Zaatari’s recently opened Innovation Lab is leading the way in giving refugee youth access to new technologies
Competition underway on the day of the 15th edition of National Robotics Competition held in Amman.
When you think of a refugee camp, teenagers making robots may not be the first thing that springs to mind but in Zaatari Refugee Camp, Jordan, the recently opened Innovation Lab is leading the way in teaching youth future technologies.
Led by refugees themselves who have been trained by the Jubilee Center for Excellence in Education, over the last three months 35 refugees, aged 12to 16, have had the opportunity to learn robotics.
Mohammad, for example, one of the many young and aspiring technicians in the camp, is particularly excited about the impact that participating in the robotics class could have.
“I want to be an agricultural engineer in the future to make farming more efficient and convenient for the elderly by using the robotics technology that I have learnt.”
In addition to the basic classes, the promise of participating in the Jordanian National Robotics Competition was a strong motivator for the students and after Zaatari’s first Robotic Championship took place on November 9, 2019, three teams of young refugees progressed to the 15th edition of National Robotics Competition in Amman.
Contending with 39 teams from all over Jordan, the Zaatari robotics succeeded with one team being awarded with an inspiration award and another, participating under the name BTS Robot, placing fifth and subsequently being chosen to compete in the Arab Robots Championship to be held in Egypt in March 2020.
“Through this competition, I have learnt that we are together one spirit. To have this experience about robotics is definitely something new for us. Hopefully, we will be able to gain more advanced training in the future and win,’ said Limar from the BTS Robot team while reflecting on her experience in the national competition.
Created from Lego Mindstorms robotics kits, the competition requires participating teams to design and program robots to collect and place ping pong balls in specific areas. Through UNHCR’s Innovation Lab in the camp run in coordination with Blumont, students have been taught the necessary skills of sumo and line tracing robotics, with more planned for 2020.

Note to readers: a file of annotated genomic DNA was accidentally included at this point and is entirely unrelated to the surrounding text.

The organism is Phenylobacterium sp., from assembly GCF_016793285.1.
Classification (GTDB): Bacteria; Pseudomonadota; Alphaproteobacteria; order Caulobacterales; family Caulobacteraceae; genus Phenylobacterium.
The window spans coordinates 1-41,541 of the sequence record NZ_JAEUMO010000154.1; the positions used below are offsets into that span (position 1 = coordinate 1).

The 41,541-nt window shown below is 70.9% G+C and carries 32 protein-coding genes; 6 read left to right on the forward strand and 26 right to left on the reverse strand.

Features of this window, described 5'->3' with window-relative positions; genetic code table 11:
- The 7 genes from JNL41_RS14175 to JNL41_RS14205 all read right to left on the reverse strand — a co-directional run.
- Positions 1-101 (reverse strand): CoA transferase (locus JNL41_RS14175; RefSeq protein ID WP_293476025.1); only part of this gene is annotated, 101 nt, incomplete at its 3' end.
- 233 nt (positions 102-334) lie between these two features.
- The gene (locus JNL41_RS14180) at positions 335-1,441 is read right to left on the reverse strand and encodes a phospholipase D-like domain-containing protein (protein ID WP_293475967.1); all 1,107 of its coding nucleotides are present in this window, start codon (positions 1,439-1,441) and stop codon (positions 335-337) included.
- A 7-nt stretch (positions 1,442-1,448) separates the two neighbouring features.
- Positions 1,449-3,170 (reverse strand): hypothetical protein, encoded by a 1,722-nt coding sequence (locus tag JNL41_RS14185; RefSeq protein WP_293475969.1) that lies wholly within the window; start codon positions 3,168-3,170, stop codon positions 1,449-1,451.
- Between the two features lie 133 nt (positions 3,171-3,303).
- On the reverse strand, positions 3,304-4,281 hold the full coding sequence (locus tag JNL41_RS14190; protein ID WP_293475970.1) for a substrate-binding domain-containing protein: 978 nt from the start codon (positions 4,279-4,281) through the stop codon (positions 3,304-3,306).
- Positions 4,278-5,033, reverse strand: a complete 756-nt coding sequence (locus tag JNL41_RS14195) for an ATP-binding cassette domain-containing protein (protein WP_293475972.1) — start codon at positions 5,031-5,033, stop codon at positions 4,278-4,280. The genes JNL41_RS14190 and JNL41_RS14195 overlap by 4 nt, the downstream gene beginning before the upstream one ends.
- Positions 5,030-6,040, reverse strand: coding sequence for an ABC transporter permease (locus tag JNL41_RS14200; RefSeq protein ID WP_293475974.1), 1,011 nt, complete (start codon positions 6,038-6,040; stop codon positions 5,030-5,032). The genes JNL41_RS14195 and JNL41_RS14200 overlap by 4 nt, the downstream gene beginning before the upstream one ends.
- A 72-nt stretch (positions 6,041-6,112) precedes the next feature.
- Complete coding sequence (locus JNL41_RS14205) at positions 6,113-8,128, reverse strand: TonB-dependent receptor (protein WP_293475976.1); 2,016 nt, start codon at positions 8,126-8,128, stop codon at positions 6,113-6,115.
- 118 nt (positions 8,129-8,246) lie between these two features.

With the unprecedented scale, speed and system impact of innovative technological breakthroughs, it is essential that all, including refugees, are able to access technologies which are expected to change the world. But this upcoming revolution brings both opportunities and challenges. Educational reform and development, for example, is strongly needed in order to prepare future generations for global shifts in the employment landscape. Through the acquisition and application of their knowledge, teaching robotics for children at a young age helps foster computational thinking and analytical reasoning as well as interpersonal skills through problem-based learning.
This is where the Innovation Lab comes in. Teaching classes such as coding, Arduino robotics and 3D printing, these courses are intended to equip children, adults and entrepreneurs with 21st century skills in the fields of Science, Technology, Engineering and Maths (STEM). As Rama, one of the refugees who participated in the national competition stated:
“I feel like I am one of the lucky ones amongst the Syrian refugees to be able to have this interesting experience with robotics. Because Syria’s future is in our hands, I’ll hope to apply every piece of knowledge I am learning now in the future.”
The journey towards innovative learning in Zaatari camp has just begun.